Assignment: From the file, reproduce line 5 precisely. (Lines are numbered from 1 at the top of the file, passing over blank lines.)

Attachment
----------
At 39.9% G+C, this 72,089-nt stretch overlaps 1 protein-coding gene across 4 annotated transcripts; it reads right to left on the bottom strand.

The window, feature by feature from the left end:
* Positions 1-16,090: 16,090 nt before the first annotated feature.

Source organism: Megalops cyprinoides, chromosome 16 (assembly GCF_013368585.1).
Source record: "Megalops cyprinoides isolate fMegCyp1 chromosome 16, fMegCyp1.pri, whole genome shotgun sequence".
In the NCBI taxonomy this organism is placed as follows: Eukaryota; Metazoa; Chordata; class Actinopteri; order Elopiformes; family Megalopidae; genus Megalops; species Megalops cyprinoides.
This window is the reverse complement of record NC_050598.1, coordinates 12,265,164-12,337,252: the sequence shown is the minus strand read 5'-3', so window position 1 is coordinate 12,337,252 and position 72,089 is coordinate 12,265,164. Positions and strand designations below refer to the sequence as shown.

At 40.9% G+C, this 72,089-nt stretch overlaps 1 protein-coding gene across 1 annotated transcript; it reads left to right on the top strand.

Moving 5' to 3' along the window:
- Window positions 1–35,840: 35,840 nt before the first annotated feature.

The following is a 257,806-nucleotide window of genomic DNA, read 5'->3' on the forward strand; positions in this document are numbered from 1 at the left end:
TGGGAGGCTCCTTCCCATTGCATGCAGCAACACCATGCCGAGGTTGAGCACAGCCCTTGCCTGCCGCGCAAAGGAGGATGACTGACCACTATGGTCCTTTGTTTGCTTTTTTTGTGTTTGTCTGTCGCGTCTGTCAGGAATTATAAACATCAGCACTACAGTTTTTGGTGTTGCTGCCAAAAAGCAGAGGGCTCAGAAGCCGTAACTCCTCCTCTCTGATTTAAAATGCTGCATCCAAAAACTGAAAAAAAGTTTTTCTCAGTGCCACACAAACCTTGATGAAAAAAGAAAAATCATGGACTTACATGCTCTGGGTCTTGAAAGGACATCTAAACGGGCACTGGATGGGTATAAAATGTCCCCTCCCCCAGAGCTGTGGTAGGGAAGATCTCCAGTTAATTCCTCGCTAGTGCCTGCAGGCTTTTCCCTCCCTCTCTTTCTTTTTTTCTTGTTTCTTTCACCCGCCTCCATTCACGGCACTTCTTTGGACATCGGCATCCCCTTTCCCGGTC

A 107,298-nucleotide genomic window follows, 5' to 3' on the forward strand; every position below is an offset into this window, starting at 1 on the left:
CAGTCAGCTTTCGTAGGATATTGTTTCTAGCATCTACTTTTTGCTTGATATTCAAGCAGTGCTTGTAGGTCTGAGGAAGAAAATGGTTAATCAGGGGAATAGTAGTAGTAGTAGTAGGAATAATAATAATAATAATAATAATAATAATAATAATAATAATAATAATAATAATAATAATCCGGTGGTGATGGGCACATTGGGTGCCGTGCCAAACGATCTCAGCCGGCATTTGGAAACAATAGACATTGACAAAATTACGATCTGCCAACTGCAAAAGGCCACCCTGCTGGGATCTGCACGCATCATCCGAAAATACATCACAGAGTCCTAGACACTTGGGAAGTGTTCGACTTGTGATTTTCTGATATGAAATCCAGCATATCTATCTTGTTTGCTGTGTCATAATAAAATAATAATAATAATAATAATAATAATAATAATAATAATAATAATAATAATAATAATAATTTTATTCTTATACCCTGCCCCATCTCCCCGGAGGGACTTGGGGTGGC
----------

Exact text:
Source record: "Megalops cyprinoides isolate fMegCyp1 chromosome 16, fMegCyp1.pri, whole genome shotgun sequence".